Change

Intentional internal change is not like a lightning bolt or an explosion.

External change, the kind that can alter our lives in an instant, can happen like that, loud and fast. However, when we are trying to create change within ourselves, it is rarely sudden, and is more like a long, slow build. It never really reaches any sort of peak; more accurately, it becomes.

I wanted to type “it simply becomes” there, but it is anything but simple.

Internal change comes from consistency. It comes from developing a pattern of listening to, nourishing and respecting ourselves, our minds and our bodies. It comes from seeking out, encouraging, feeding and creating the right kind of energy, from being aware of our consumption at every level. It comes from changing our inner dialogue; unlearning the patterns created from our past and external influences, and learning how to hold an internal conversation that builds ourselves up rather than allowing the inner critic to step in and tear us down.

Consistency is not an overnight action. It is methodical and practiced. It is based in habits. It usually includes a few starts and stops. It requires patience, perhaps most especially with ourselves, because the little ways in which we stretch ourselves can feel really big and uncomfortable.

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And then, something happens.

It happens quietly. You work towards a thing slowly. You practice. You fumble and start again. However, after some time, you suddenly realize you’re not just working towards that thing, you are a person who does that thing. It may still require effort, but rather than negotiating with yourself, weighing your options, or much internal debate, you now just do the thing.

You can know what you want to change, but without a foundation of what might seem like trivial details, changes made with little to no support can be quick-lived and unsustainable.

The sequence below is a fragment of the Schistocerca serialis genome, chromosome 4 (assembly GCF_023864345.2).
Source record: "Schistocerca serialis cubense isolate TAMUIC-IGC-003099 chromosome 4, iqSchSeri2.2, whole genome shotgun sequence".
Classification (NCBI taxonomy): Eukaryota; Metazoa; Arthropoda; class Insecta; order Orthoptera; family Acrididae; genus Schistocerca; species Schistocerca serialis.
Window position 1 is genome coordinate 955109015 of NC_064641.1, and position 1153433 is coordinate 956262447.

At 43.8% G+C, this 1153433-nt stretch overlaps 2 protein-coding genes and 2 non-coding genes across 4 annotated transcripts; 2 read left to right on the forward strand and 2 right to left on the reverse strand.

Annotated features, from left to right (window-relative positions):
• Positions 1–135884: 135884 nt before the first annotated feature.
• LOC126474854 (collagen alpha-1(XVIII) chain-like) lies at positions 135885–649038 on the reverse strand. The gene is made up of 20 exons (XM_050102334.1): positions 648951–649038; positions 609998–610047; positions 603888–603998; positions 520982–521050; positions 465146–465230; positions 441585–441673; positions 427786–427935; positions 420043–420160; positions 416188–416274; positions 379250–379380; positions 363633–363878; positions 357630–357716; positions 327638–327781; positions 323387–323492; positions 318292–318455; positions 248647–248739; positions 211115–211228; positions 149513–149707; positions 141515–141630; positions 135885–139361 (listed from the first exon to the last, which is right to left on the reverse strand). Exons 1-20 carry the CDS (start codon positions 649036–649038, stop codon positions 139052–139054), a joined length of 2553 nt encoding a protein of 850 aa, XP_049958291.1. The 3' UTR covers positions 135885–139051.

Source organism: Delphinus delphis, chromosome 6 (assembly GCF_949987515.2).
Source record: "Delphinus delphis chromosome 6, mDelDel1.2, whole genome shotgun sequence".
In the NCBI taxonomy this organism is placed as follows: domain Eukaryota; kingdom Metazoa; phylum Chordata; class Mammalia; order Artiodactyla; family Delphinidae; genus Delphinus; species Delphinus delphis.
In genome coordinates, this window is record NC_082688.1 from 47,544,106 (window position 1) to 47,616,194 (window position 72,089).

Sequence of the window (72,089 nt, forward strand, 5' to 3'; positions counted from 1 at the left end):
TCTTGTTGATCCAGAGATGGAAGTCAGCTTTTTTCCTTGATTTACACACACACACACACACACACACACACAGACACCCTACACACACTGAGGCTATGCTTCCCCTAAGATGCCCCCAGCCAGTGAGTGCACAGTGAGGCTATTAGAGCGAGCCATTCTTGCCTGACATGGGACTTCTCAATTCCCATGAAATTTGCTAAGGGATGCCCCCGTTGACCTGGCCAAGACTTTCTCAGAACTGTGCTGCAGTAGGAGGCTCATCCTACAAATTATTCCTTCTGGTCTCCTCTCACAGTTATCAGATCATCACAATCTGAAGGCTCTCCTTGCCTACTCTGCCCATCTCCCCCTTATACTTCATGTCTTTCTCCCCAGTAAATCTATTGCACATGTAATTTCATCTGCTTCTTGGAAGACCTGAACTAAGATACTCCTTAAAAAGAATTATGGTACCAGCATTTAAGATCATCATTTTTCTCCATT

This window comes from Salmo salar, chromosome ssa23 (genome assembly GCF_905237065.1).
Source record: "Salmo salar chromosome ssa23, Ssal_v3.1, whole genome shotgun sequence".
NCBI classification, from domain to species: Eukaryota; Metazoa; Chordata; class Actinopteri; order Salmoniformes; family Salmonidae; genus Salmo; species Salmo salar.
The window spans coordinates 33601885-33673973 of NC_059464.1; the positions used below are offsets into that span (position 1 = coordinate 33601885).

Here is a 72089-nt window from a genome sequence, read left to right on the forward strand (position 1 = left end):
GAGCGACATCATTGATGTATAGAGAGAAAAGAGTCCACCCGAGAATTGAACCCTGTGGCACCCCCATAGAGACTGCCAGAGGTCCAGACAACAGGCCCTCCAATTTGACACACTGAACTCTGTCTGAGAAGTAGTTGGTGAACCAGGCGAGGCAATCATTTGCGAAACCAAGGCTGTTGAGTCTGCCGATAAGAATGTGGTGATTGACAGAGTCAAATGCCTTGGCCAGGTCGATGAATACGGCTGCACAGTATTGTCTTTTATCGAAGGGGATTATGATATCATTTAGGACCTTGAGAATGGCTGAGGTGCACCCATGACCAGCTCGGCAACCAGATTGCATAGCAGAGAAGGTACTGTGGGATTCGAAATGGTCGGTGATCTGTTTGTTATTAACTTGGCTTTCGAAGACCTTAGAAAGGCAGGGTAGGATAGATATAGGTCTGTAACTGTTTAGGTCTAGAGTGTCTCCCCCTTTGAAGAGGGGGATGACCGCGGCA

If you are looking for true change, identify and work on those small things you can commit to consistently; when building a new default by design, there will be trial and error. If you fail, simply start again. There are times where difficulty and challenge can be an indication that perhaps that particular practice or habit simply wasn’t meant for you. But, if you feel a pull in that direction, it may just mean you need to give yourself a bit of grace and try again.

Small changes really do lead to the big ones; how you do the little things is how you will do the big things.

 

Factory Settings

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What is your default state?

For me, my default state used to be overwhelm. Frustration. Anxiety. Anger. Stress.

As strange as it might sound, I look back and realize I was comfortable there. I knew these states intimately; they were like a cozy, well-worn sweatshirt. I wrapped myself in them, and ironically felt that they protected me. I don’t know that I ever realized I could change what I believed to be my automatic responses and reactions, much less wanted to. I’m quite sure I would have told you I couldn’t change where I was at, even if I tried.

I never recognized that I could improve upon those places I automatically went to.

I believed it was simply part of who I was.

These states of being were a part of my story, something that I never thought to question. I believed they were intrinsically woven into my character, simply the way I was hardwired.

And I was damn proud of who I was.

Thankfully, I learned to ask questions. Through self-development, self-discovery and self-evaluation, and learning from a whole lot of external sources about how to focus on the internal ones, I discovered that unlearning these behaviors might actually serve me, and my family, better.

Now, I am damn proud of who I am, but even more proud of who I am becoming.

Those states of overwhelm, frustration, stress, anger and anxiety still linger around, showing up and knocking on my door from time to time; I haven’t been miraculously cured overnight. Sometimes, those deeply rooted default reactions bypass all the good intentions in a zero-to-sixty flash. I’ve noticed that this is especially true when I haven’t been focusing on myself and my needs first; when I haven’t been filling my cup before filling others.